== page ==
Act's Application to Exclusive IP Licences
The Commerce Test
The Size-of-Person Test
The Size-of-Transaction Test
Under the Hart-Scott-Rodino Antitrust Improvements Act 1976, as amended, parties to certain exclusive IP licences must file notifications with the US federal antitrust agencies and observe a waiting period before closing on the licences. Whether a particular exclusive IP licence is reportable under the Hart-Scott-Rodino Act turns on such factors as:
- the cumulative size of the parties to the licence;
- the amount of royalties or other consideration being paid for the licence;
- the size and nature of any prior transactions between the parties; and
- the manner in which the licence is structured.
Act's Application to Exclusive IP Licences
Section 7A of the Clayton Act,(1) as added by the Hart-Scott-Rodino Act, requires that parties to certain acquisitions of assets or voting securities provide advance notification to the Federal Trade Commission (FTC) and Antitrust Division of the US Department of Justice, and observe a waiting period before consummating the transaction. These procedures are designed to give the agencies an opportunity to review the transaction and, if necessary, challenge it before it is consummated. The normal waiting period is 30 days. This period may be shortened if the FTC and Department of Justice do not believe that the transaction presents any competitive concerns. It may also be lengthened if one of these agencies wishes to investigate the transaction and issues a request for additional information regarding the transaction.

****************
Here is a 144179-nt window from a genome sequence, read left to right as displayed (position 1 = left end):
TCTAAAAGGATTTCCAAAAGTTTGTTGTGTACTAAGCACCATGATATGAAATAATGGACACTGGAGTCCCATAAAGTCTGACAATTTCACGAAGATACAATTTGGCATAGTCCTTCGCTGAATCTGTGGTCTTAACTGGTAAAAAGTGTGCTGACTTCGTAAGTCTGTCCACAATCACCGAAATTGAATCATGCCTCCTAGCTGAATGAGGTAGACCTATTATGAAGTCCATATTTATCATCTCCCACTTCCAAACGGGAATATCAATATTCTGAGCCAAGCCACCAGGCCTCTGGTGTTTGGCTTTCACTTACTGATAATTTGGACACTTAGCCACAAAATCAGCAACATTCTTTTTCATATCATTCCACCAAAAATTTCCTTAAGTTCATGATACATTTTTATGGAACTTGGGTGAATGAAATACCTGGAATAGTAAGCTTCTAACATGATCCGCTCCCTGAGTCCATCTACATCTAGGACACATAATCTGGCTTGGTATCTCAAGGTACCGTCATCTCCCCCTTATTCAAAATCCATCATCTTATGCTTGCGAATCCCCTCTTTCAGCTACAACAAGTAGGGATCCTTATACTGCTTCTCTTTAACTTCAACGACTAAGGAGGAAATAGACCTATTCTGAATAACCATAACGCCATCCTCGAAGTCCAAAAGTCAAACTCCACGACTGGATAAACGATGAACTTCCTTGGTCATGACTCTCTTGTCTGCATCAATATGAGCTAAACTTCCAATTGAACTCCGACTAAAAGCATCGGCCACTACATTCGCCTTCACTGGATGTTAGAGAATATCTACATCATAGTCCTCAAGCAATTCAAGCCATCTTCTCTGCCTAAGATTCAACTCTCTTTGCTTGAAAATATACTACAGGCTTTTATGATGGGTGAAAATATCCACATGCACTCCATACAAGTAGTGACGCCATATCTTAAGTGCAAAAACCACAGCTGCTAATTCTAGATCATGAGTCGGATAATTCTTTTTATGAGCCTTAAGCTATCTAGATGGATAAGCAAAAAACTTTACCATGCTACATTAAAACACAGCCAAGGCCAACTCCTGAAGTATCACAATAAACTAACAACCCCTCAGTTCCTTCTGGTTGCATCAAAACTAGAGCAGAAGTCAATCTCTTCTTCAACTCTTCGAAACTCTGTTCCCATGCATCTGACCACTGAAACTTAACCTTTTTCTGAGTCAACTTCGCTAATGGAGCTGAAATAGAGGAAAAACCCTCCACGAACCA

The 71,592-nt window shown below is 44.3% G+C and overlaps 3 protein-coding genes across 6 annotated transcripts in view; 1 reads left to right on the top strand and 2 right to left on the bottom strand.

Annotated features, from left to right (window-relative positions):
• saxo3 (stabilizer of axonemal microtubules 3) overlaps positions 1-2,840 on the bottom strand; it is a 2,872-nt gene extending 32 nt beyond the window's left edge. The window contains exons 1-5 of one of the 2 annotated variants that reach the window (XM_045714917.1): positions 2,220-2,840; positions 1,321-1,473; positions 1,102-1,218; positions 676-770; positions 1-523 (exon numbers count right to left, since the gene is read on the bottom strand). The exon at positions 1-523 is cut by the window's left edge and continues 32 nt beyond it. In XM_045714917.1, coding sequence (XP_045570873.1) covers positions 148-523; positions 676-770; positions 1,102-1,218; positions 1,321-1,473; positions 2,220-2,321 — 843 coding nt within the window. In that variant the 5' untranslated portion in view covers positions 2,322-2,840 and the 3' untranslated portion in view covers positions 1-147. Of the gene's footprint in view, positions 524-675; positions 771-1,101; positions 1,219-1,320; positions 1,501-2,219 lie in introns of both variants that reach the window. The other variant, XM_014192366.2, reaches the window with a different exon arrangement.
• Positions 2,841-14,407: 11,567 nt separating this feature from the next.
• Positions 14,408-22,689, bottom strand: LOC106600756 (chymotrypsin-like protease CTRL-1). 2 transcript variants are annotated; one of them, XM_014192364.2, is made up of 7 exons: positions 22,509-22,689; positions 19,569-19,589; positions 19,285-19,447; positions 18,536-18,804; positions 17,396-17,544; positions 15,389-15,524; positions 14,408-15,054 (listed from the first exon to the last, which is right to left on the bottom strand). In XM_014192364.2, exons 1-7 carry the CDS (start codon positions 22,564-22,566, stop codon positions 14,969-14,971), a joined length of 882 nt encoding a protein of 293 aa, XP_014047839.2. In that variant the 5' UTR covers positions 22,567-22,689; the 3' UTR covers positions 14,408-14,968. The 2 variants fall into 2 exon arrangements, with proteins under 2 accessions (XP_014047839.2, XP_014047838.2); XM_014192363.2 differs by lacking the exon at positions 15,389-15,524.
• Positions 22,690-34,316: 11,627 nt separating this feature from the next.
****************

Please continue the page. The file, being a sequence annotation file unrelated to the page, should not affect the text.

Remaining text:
Failure to file the notification and observe the statutory waiting period in transactions subject to the Hart-Scott-Rodino Act can result in the imposition of penalties of up to $11,000 for each day that elapses between consummation of the transaction and the subsequent expiration or termination of the waiting period applicable to the transaction. In some cases these fines have been several million dollars.
The grant of an IP licence would not normally involve a transfer of voting securities. It could, however, involve the transfer of an 'asset' subject to the Hart-Scott-Rodino Act. The act and its implementing regulations(2) do not define the term 'asset'. However, the FTC representatives responsible for Hart-Scott-Rodino notification requirements take the position that an exclusive IP licence (even for a limited period, territory or field of use) involves the transfer of an 'asset'.(3) The facts that the licence does not cover all territories and fields of use and is not perpetual may affect the value of the licence, but do not preclude the possibility that an 'asset' is being transferred.
There are at least two recognized limitations on the FTC's position. First, entering into a non-exclusive licence is not reportable. The FTC does not regard a non-exclusive licence, under which the licensor retains the right to use the intellectual property or licence it to someone else, as the transfer of an asset for Hart-Scott-Rodino purposes.(4) Second, the policy may not apply to exclusive licences of all types of intellectual property. While it maintains that the policy generally applies to patent, trademark and know-how licences, the FTC staff has indicated that the policy may apply to some, but not all, transfers of copyright.
The transfer of an asset (or voting security) is potentially subject to Hart-Scott-Rodino notification requirements only if it satisfies the applicable threshold tests:
- the 'commerce' test;
- the 'size-of-person' test under certain circumstances; and
- the 'size-of-transaction' test.
Even where each test is satisfied, one or more exemptions may apply. These threshold tests are discussed below.
The commerce test is satisfied only where a licensor or its licensee, or any entity under common control (as 'control' is defined in the Hart-Scott-Rodino regulations) with either of them, is "engaged in commerce or in any activity affecting commerce".(5) In this context, 'commerce' generally includes trade among the various states and territories of the United States, or between one or more of them and a foreign nation.(6)
The Size-of-Person Test
The size-of-person test is only applicable for transactions valued in excess of $50 million but not in excess of $200 million. For transactions valued in excess of $200 million there is no size-of-person threshold test.